Conspire Con*spire" (k[o^]n*sp[imac]r"), v. i. [imp. & p. p. {Conspired} (k[o^]n*sp[imac]rd"); p. pr. & vb. n. {Conspiring}.] [F. conspirer, L. conspirare to blow together, harmonize, agree, plot; con- + spirare to breathe, blow. See {Spirit}.] 1. To make an agreement, esp. a secret agreement, to do some act, as to commit treason or a crime, or to do some unlawful deed; to plot together. [1913 Webster]

They conspired against [Joseph] to slay him. --Gen. xxxvii. 18. [1913 Webster]

You have conspired against our royal person, Joined with an enemy proclaimed. --Shak. [1913 Webster]

2. To concur to one end; to agree. [1913 Webster]

The press, the pulpit, and the stage Conspire to censure and expose our age. --Roscommon.

Syn: To unite; concur; complot; confederate; league. [1913 Webster]

The Collaborative International Dictionary of English. 2000.

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  • conspire — con·spire /kən spīr/ vi con·spired, con·spir·ing [Latin conspirare to be in harmony, to join in an unlawful agreement, from com together + spirare to breathe]: to join in a conspiracy compare solicit Merriam Webster’s Dictionary of Law. Merriam… …   Law dictionary

  • Conspire — Con*spire , v. t. To plot; to plan; to combine for. [1913 Webster] Angry clouds conspire your overthrow. Bp. Hall. [1913 Webster] …   The Collaborative International Dictionary of English

  • conspire — [v1] plot, scheme with someone be in cahoots*, cabal, cogitate, collogue, collude, confederate, connive, contrive, cook up*, cooperate, devise, get in bed with*, hatch, intrigue, machinate, maneuver, operate, promote, put out a contract*, wangle …   New thesaurus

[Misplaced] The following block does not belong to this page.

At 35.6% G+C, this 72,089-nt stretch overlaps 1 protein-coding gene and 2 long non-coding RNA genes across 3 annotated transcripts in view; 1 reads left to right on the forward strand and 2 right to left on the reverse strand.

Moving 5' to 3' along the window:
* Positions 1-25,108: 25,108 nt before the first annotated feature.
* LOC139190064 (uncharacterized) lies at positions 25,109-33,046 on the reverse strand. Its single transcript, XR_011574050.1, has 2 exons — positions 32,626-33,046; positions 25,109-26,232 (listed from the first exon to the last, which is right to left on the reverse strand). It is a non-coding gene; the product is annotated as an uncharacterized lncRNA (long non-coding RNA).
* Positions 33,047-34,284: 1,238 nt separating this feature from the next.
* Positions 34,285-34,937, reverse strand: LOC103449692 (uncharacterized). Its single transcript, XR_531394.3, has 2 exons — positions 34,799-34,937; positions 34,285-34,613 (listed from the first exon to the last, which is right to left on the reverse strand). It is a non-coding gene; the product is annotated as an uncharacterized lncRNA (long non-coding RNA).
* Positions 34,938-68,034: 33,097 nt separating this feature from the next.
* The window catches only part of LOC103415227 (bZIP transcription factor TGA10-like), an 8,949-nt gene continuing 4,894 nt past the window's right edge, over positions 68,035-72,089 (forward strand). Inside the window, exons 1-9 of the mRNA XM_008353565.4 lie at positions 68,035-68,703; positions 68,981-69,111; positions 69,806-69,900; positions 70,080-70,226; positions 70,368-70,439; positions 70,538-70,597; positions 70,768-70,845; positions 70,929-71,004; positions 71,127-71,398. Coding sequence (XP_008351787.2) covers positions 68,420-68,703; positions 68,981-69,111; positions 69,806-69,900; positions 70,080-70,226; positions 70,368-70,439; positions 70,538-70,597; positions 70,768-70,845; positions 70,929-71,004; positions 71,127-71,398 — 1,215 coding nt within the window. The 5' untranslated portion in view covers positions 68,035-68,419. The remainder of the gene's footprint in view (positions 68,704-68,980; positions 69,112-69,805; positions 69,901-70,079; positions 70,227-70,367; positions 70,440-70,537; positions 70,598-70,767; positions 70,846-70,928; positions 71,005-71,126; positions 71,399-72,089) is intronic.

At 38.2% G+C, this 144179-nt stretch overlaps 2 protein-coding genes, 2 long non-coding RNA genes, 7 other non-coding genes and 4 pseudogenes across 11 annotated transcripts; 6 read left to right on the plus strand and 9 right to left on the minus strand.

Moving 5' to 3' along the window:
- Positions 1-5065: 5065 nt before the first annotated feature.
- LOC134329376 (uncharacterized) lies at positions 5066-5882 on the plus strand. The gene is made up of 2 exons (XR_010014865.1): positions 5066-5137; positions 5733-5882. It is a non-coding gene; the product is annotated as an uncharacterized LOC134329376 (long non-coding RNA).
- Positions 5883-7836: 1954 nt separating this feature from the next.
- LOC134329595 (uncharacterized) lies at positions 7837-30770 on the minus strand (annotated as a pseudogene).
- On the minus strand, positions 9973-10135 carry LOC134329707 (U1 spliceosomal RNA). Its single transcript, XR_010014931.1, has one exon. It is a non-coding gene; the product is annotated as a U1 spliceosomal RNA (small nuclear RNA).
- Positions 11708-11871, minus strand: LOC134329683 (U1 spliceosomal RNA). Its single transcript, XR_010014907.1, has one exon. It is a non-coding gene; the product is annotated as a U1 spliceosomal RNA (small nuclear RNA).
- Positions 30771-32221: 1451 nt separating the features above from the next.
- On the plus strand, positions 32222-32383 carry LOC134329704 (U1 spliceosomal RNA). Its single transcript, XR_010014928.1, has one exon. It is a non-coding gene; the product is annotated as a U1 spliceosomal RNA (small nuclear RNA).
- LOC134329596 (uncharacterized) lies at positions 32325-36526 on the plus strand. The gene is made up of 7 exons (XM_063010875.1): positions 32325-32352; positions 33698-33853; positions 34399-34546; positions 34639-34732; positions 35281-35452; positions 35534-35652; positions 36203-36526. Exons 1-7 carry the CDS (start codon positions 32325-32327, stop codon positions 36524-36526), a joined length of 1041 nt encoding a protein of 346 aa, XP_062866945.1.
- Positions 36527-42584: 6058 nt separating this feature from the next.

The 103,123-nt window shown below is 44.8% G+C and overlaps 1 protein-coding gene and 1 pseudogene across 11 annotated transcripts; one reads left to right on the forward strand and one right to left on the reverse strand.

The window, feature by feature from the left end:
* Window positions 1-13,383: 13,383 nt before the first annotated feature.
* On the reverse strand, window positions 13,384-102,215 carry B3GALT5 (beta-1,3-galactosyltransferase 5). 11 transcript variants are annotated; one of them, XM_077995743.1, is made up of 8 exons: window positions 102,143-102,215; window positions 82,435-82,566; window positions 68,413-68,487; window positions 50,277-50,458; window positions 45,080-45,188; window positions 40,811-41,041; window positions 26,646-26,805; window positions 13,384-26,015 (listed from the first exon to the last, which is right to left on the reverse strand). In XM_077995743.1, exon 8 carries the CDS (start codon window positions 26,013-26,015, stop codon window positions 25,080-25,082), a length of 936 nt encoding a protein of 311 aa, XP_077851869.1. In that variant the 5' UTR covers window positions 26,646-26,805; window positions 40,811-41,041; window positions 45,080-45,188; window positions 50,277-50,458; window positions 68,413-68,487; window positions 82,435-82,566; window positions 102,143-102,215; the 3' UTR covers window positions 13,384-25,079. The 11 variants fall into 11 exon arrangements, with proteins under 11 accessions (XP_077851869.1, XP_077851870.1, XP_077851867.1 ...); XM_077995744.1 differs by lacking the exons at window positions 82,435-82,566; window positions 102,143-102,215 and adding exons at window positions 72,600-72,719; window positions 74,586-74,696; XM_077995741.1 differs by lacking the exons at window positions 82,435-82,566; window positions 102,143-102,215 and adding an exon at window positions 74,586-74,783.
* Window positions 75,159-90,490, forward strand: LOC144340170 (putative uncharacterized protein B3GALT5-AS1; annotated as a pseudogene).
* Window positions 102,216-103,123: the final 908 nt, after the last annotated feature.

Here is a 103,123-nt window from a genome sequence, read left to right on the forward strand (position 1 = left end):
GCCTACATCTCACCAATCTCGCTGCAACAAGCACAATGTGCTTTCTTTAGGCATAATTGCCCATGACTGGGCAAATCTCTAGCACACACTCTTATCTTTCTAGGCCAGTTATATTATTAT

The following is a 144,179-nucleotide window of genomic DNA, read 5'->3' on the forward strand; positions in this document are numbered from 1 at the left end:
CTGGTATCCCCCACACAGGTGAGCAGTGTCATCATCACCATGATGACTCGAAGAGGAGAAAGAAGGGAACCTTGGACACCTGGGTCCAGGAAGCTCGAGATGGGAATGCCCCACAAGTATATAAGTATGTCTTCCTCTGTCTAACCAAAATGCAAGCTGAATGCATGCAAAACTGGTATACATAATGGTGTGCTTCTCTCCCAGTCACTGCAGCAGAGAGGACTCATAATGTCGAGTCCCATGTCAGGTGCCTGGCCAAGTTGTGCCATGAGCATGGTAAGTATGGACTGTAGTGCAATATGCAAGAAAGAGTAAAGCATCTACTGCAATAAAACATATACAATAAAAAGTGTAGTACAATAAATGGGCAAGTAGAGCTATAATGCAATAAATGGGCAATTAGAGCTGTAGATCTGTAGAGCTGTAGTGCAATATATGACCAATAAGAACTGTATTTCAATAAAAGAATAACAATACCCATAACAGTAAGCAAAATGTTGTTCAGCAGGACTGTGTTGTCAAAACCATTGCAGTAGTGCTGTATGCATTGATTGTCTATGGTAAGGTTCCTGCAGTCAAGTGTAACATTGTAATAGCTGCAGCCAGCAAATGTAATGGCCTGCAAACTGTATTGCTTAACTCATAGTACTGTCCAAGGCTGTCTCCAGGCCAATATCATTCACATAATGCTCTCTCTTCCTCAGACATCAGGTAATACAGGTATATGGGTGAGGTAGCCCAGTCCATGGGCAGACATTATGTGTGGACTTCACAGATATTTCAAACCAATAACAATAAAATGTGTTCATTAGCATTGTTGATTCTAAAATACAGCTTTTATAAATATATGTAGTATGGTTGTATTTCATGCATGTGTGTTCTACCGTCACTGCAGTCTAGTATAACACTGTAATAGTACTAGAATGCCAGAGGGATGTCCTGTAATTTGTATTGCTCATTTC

• conspiré — conspiré, ée (kon spi ré, rée) part. passé. Tramé par conspiration. Sa perte conspirée par des ennemis secrets …   Dictionnaire de la Langue Française d'Émile Littré

  • conspire — late 14c., from O.Fr. conspirer (14c.), from L. conspirare to agree, unite, plot, lit. to breathe together, from com together (see COM (Cf. com )) + spirare to breathe (see SPIRIT (Cf. spirit)). Or perhaps the notion is to blow together musical… …   Etymology dictionary

  • conspiré — Conspiré, [conspir]ée. part. pass. Il a la mesme signification que son verbe …   Dictionnaire de l'Académie française

  • conspire — ► VERB 1) jointly make secret plans to commit a wrongful act. 2) (of circumstances) seem to be acting together in bringing about an unfortunate result. DERIVATIVES conspirator noun conspiratorial adjective conspiratorially adverb. ORIGIN Latin… …   English terms dictionary

  • conspire — [kən spīr′] vi. conspired, conspiring [ME conspiren < OFr conspirer < L conspirare, to breathe together, agree, unite < com , together + spirare, to breathe: see SPIRIT] 1. to plan and act together secretly, esp. in order to commit a… …   English World dictionary

  • conspire — UK [kənˈspaɪə(r)] / US [kənˈspaɪr] verb [intransitive] Word forms conspire : present tense I/you/we/they conspire he/she/it conspires present participle conspiring past tense conspired past participle conspired 1) to secretly plan with someone to …   English dictionary

  • conspire — con|spire [kənˈspaıə US ˈspaır] v [Date: 1300 1400; : Old French; Origin: conspirer, from [i]Latin conspirare to breathe together, agree, conspire , from com ( COM ) + spirare to breathe ] 1.) to secretly plan with someone else to do something… …   Dictionary of contemporary English

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